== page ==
Sunday, October 5, 2008

crispy evenings

I walked out of Tesco to a glowing evening, and that October, bonfire, crisp smoky smell in the air, that signals sweepings of leaves and tingling noses on the way. Winter coming, Christmas feeling. The sky was clear and the sun shone gold. It was sinking and a cresent moon was rising round the corner. Everything was windless, still.

Driving home, the trees were still green and bushy, rising up straight in to a perfect, gold-kissed sky. It was almost eerily perfect and motionless, I felt like I was in a model world, a toy town. It was beautiful but a little disquieting too. Just before twilight, when the light is still there, but fading, making everything strange. The houses and deserted roads weren't right, I would have loved to be in the countryside a little more, walking in the fields before dinner. Feeling that touch of magic, of Alison Uttley, ash keys and old countryside mystery.

But we had a bag of chips that smelled just perfectly salt and vinegary, and they tasted like you want chips to taste, with buttery eggs, unusually brightly yoked, they sang as we ate them, mouthfuls of warm exactly-rightness.

If something could fall into place each day like that, all would be well, I think.

I said to Olivia, about toytown, and she conjectured that maybe we were being driven by a giant hand, belonging to a child, or God - ! And that God makes everything happen, controls us all. Wow. The conversations in the car are getting more philosophical by the day.

11 comments:

The Scarlet Tree said...

Sound gorgeous. Don't children say the most profound things - uncluttered by fact and pre-conceptions.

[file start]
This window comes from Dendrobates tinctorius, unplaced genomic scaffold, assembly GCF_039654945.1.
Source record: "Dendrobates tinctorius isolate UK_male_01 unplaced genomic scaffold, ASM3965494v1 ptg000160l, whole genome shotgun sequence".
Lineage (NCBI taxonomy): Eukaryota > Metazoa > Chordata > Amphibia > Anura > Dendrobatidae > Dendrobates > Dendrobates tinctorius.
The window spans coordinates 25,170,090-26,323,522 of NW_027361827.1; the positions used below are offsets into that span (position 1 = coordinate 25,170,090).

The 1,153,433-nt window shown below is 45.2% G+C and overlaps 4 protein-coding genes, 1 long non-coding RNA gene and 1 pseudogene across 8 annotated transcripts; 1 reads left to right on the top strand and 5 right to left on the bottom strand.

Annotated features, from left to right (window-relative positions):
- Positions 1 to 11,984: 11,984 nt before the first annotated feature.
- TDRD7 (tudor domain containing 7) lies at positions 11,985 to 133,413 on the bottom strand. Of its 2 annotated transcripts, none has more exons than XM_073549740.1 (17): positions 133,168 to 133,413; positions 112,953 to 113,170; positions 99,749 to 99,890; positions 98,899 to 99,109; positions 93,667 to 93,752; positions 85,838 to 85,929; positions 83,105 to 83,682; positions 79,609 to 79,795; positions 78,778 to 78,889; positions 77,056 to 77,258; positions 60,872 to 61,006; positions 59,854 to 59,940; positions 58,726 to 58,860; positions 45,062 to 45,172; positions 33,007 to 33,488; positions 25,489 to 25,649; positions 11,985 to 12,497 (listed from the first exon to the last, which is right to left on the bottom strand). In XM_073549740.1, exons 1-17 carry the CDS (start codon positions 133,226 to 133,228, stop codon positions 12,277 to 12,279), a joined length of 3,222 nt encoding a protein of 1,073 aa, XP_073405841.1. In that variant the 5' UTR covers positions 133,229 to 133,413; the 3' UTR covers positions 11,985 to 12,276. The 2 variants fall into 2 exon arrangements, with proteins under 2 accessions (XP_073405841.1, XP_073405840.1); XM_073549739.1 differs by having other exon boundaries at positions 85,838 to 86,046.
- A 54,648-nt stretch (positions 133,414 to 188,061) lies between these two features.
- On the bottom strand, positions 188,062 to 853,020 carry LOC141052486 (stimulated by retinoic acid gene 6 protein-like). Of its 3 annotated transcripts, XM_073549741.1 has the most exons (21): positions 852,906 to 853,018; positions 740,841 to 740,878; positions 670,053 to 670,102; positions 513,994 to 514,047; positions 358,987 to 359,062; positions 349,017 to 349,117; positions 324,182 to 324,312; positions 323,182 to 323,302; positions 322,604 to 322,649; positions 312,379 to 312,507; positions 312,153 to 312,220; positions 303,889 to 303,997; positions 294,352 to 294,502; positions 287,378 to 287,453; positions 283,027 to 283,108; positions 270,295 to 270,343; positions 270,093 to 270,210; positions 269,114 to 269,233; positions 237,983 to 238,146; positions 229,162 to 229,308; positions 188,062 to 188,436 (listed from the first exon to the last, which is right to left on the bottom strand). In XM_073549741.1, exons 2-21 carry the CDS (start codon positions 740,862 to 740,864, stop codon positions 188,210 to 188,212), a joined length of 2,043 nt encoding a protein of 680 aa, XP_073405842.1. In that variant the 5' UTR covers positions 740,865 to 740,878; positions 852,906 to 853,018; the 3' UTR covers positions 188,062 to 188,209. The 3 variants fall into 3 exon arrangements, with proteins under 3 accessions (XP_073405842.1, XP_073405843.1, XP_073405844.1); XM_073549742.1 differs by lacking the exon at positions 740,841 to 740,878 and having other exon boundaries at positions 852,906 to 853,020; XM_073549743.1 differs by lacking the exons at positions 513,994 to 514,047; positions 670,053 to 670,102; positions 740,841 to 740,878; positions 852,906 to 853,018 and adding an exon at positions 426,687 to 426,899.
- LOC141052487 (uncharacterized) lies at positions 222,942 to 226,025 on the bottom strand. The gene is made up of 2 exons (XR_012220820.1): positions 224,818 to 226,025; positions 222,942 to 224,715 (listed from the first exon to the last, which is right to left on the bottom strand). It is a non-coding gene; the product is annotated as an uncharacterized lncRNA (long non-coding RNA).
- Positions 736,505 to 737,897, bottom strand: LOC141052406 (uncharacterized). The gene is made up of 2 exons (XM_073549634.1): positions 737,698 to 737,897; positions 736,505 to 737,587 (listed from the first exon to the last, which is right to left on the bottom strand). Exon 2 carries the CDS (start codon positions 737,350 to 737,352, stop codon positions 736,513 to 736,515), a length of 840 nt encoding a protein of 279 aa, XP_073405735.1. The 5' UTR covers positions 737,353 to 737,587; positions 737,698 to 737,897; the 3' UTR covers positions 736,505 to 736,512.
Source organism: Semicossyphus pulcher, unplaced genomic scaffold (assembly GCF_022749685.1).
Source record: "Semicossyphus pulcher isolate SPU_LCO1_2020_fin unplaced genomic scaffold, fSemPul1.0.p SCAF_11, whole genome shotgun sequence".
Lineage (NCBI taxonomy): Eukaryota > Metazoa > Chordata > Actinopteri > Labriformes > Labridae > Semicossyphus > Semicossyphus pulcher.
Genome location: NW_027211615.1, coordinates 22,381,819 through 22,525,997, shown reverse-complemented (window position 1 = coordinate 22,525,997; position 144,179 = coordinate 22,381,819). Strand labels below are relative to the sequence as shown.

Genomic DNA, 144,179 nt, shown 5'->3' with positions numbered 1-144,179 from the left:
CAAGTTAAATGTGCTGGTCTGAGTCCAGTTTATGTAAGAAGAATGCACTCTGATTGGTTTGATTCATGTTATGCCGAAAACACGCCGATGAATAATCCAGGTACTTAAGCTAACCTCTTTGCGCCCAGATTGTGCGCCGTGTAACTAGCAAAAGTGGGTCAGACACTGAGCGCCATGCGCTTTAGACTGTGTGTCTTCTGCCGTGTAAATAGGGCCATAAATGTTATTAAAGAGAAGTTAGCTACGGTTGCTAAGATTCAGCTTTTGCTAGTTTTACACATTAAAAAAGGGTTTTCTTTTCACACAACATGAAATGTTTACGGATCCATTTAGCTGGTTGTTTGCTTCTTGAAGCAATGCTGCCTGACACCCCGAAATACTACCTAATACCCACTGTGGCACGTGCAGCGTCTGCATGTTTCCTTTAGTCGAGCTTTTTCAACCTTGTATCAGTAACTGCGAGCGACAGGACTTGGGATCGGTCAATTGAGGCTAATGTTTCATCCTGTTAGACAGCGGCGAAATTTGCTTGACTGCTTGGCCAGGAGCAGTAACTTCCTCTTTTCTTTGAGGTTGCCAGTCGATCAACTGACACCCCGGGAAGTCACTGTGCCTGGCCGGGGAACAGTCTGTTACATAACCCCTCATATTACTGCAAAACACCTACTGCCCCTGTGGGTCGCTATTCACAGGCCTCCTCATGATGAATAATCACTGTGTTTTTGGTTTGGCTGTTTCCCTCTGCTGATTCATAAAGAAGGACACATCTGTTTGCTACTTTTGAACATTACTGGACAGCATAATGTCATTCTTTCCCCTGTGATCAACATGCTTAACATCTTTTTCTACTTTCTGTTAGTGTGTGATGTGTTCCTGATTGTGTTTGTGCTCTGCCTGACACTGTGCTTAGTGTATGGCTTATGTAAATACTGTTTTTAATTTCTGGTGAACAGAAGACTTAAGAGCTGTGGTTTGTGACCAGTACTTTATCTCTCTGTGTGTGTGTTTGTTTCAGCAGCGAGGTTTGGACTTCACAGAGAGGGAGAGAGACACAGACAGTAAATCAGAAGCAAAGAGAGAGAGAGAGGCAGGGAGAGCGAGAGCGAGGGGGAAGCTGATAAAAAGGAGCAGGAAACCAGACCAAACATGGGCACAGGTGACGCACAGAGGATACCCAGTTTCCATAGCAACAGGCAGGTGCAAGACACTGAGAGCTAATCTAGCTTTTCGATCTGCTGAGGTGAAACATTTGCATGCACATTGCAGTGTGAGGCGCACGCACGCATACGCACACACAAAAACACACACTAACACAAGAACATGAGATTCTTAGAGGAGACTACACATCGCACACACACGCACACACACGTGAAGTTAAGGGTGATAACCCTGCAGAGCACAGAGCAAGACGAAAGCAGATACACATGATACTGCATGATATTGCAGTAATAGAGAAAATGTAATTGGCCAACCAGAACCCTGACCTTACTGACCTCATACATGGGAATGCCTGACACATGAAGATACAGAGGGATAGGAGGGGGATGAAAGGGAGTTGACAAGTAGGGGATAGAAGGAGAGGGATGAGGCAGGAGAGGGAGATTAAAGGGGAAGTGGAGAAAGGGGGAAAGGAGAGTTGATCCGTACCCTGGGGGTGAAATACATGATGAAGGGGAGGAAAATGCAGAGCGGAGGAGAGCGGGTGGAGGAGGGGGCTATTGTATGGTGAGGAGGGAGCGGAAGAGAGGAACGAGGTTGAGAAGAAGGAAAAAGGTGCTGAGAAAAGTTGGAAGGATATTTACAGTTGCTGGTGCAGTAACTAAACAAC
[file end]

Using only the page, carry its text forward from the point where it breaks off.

Tatty Franey said...

beautiful imagery, i can picture the beauty of the evening in my mind.
and kids - just wow, what can i say?

tatoca

morgor said...

Does Olivia go to a christian school?

If so they she probably isn't "uncluttered by fact and pre-conceptions" since you get indoctrinated at a young age.

jothemama said...

Actually, she doesn't go to Christian school, or any masses or services, and is unbaptised, so she's pretty uncluttered compared to a lot of Irish kids.

She does have a very Catholic Granny though, and was talking about 'Holy God' for a while, which I find deeply off putting, I'll admit.

I don't actualy know where she got that predestination thing from, picked up from someone else, I suppose.

But no indocrination here, morgor.

PĂ©itseoga said...

i've always liked oktober. my irish workmates initially thought it was funny that in germany we call it golden october, they thought october is all grey and rainy and horrible, and my descriptions of golden blue october skys didn't ring a bell. but it's true, and it does exist in ireland as well...

jothemama said...

Yeah, I would have said October's usually nice here - and there's more chance of good weatherthan in the summer!

morgor said...

"no indocrination here"

Excellent work ;)

problemchildbride said...

What a beautiful post. I swear it made my morning coffee taste extra good.

Now I want chips in newspaper all soaked with vinegar. That flavour does not exist over here.

jothemama said...

Thanks, Sam! I know, chips are a special thing all right - but you've got burritos.

You know, sometimes I nearly cry about the burritos. And the sandwiches.

Anonymous said...

Dear Jo,

This is the first visit I pay you.
Your blog feels cozy and warm, as well as elegant in the visual concision.

Cheers to your Irishness, to the fresh air in your writing, to the social way you state your motherhood. All that seemed refreshing and inviting to me. Tessa

Anonymous said...

Dear Jo,

This is the first visit I pay you.
Your blog feels cozy and warm, as well as elegant in the visual concision.

Cheers to your Irishness, to the fresh air in your writing, to the social way you state your motherhood. All that seemed refreshing and inviting to me. Tessa